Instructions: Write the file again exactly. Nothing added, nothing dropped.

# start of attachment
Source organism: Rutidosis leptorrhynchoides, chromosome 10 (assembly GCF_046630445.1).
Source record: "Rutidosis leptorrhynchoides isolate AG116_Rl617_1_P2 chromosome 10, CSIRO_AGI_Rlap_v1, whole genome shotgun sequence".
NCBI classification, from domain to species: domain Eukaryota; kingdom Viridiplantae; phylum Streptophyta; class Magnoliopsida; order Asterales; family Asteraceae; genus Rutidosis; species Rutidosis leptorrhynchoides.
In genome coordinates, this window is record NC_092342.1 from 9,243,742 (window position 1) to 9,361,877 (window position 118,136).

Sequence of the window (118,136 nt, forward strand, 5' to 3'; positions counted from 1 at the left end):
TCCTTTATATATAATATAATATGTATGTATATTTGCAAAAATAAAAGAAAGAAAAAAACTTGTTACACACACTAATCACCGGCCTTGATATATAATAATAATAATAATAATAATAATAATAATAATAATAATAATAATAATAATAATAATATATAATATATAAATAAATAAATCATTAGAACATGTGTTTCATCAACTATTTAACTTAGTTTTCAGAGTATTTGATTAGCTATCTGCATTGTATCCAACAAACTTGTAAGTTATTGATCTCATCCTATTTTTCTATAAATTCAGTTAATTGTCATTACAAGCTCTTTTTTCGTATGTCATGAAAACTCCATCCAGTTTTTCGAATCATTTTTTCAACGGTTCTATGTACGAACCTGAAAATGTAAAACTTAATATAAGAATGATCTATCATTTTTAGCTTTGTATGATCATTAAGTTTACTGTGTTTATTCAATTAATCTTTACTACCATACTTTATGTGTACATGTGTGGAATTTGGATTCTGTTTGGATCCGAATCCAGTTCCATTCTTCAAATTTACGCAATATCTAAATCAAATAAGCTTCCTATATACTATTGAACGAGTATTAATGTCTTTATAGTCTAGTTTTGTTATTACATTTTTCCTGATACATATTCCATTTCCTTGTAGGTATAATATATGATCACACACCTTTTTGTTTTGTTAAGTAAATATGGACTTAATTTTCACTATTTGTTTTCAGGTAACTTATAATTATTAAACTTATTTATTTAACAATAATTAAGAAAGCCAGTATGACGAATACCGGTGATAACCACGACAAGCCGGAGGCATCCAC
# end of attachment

Source organism: Rutidosis leptorrhynchoides, chromosome 10 (assembly GCF_046630445.1).
Source record: "Rutidosis leptorrhynchoides isolate AG116_Rl617_1_P2 chromosome 10, CSIRO_AGI_Rlap_v1, whole genome shotgun sequence".
NCBI classification, from domain to species: domain Eukaryota; kingdom Viridiplantae; phylum Streptophyta; class Magnoliopsida; order Asterales; family Asteraceae; genus Rutidosis; species Rutidosis leptorrhynchoides.
In genome coordinates, this window is record NC_092342.1 from 9,243,742 (window position 1) to 9,361,877 (window position 118,136).

Sequence of the window (118,136 nt, forward strand, 5' to 3'; positions counted from 1 at the left end):
TCCTTTATATATAATATAATATGTATGTATATTTGCAAAAATAAAAGAAAGAAAAAAACTTGTTACACACACTAATCACCGGCCTTGATATATAATAATAATAATAATAATAATAATAATAATAATAATAATAATAATAATAATAATAATATATAATATATAAATAAATAAATCATTAGAACATGTGTTTCATCAACTATTTAACTTAGTTTTCAGAGTATTTGATTAGCTATCTGCATTGTATCCAACAAACTTGTAAGTTATTGATCTCATCCTATTTTTCTATAAATTCAGTTAATTGTCATTACAAGCTCTTTTTTCGTATGTCATGAAAACTCCATCCAGTTTTTCGAATCATTTTTTCAACGGTTCTATGTACGAACCTGAAAATGTAAAACTTAATATAAGAATGATCTATCATTTTTAGCTTTGTATGATCATTAAGTTTACTGTGTTTATTCAATTAATCTTTACTACCATACTTTATGTGTACATGTGTGGAATTTGGATTCTGTTTGGATCCGAATCCAGTTCCATTCTTCAAATTTACGCAATATCTAAATCAAATAAGCTTCCTATATACTATTGAACGAGTATTAATGTCTTTATAGTCTAGTTTTGTTATTACATTTTTCCTGATACATATTCCATTTCCTTGTAGGTATAATATATGATCACACACCTTTTTGTTTTGTTAAGTAAATATGGACTTAATTTTCACTATTTGTTTTCAGGTAACTTATAATTATTAAACTTATTTATTTAACAATAATTAAGAAAGCCAGTATGACGAATACCGGTGATAACCACGACAAGCCGGAGGCATCCAC